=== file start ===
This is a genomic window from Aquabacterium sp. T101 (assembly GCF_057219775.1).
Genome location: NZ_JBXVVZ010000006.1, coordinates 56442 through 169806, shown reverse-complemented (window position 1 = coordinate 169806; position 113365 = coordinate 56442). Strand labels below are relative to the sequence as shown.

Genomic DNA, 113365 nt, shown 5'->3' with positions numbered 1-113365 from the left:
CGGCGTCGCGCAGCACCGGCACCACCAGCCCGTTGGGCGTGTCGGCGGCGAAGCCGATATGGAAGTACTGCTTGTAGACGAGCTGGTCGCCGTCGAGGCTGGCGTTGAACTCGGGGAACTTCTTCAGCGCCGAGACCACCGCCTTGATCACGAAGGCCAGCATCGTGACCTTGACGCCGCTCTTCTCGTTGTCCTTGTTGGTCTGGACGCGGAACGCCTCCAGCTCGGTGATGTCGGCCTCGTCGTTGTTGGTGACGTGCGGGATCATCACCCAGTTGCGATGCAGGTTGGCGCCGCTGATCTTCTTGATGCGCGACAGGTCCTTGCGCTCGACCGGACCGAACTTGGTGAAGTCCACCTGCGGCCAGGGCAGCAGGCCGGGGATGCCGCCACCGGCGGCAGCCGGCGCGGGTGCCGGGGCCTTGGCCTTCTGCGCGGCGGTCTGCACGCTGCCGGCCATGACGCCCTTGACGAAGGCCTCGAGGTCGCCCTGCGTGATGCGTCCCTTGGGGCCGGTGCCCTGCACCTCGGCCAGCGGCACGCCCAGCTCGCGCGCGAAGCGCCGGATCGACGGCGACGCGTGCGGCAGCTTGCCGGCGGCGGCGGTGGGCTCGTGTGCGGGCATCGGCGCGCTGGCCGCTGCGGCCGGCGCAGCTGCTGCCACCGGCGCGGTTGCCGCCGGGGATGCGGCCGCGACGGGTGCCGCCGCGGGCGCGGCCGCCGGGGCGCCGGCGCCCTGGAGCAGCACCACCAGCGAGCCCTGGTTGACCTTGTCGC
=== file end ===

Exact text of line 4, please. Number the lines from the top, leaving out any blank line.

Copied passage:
CGGCGTCGCGCAGCACCGGCACCACCAGCCCGTTGGGCGTGTCGGCGGCGAAGCCGATATGGAAGTACTGCTTGTAGACGAGCTGGTCGCCGTCGAGGCTGGCGTTGAACTCGGGGAACTTCTTCAGCGCCGAGACCACCGCCTTGATCACGAAGGCCAGCATCGTGACCTTGACGCCGCTCTTCTCGTTGTCCTTGTTGGTCTGGACGCGGAACGCCTCCAGCTCGGTGATGTCGGCCTCGTCGTTGTTGGTGACGTGCGGGATCATCACCCAGTTGCGATGCAGGTTGGCGCCGCTGATCTTCTTGATGCGCGACAGGTCCTTGCGCTCGACCGGACCGAACTTGGTGAAGTCCACCTGCGGCCAGGGCAGCAGGCCGGGGATGCCGCCACCGGCGGCAGCCGGCGCGGGTGCCGGGGCCTTGGCCTTCTGCGCGGCGGTCTGCACGCTGCCGGCCATGACGCCCTTGACGAAGGCCTCGAGGTCGCCCTGCGTGATGCGTCCCTTGGGGCCGGTGCCCTGCACCTCGGCCAGCGGCACGCCCAGCTCGCGCGCGAAGCGCCGGATCGACGGCGACGCGTGCGGCAGCTTGCCGGCGGCGGCGGTGGGCTCGTGTGCGGGCATCGGCGCGCTGGCCGCTGCGGCCGGCGCAGCTGCTGCCACCGGCGCGGTTGCCGCCGGGGATGCGGCCGCGACGGGTGCCGCCGCGGGCGCGGCCGCCGGGGCGCCGGCGCCCTGGAGCAGCACCACCAGCGAGCCCTGGTTGACCTTGTCGC